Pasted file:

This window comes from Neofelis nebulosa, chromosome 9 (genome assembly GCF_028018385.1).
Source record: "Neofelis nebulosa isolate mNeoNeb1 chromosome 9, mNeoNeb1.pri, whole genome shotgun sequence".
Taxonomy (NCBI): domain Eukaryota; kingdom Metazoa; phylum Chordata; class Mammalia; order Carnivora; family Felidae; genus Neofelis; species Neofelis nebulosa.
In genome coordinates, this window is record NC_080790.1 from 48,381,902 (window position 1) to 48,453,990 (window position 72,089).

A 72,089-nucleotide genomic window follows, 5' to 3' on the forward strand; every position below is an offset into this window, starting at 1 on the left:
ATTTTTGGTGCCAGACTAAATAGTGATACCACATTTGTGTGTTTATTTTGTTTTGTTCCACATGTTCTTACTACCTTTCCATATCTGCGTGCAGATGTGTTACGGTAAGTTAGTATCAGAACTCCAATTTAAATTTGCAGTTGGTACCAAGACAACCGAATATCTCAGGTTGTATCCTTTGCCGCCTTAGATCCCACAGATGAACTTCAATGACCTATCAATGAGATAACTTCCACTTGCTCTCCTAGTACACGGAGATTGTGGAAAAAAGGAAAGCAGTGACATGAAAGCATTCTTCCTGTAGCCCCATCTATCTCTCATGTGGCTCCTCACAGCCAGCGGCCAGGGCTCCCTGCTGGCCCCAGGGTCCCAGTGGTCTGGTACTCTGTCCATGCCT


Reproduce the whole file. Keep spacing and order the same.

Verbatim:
This window comes from Neofelis nebulosa, chromosome 9 (genome assembly GCF_028018385.1).
Source record: "Neofelis nebulosa isolate mNeoNeb1 chromosome 9, mNeoNeb1.pri, whole genome shotgun sequence".
Taxonomy (NCBI): domain Eukaryota; kingdom Metazoa; phylum Chordata; class Mammalia; order Carnivora; family Felidae; genus Neofelis; species Neofelis nebulosa.
In genome coordinates, this window is record NC_080790.1 from 48,381,902 (window position 1) to 48,453,990 (window position 72,089).

A 72,089-nucleotide genomic window follows, 5' to 3' on the forward strand; every position below is an offset into this window, starting at 1 on the left:
ATTTTTGGTGCCAGACTAAATAGTGATACCACATTTGTGTGTTTATTTTGTTTTGTTCCACATGTTCTTACTACCTTTCCATATCTGCGTGCAGATGTGTTACGGTAAGTTAGTATCAGAACTCCAATTTAAATTTGCAGTTGGTACCAAGACAACCGAATATCTCAGGTTGTATCCTTTGCCGCCTTAGATCCCACAGATGAACTTCAATGACCTATCAATGAGATAACTTCCACTTGCTCTCCTAGTACACGGAGATTGTGGAAAAAAGGAAAGCAGTGACATGAAAGCATTCTTCCTGTAGCCCCATCTATCTCTCATGTGGCTCCTCACAGCCAGCGGCCAGGGCTCCCTGCTGGCCCCAGGGTCCCAGTGGTCTGGTACTCTGTCCATGCCT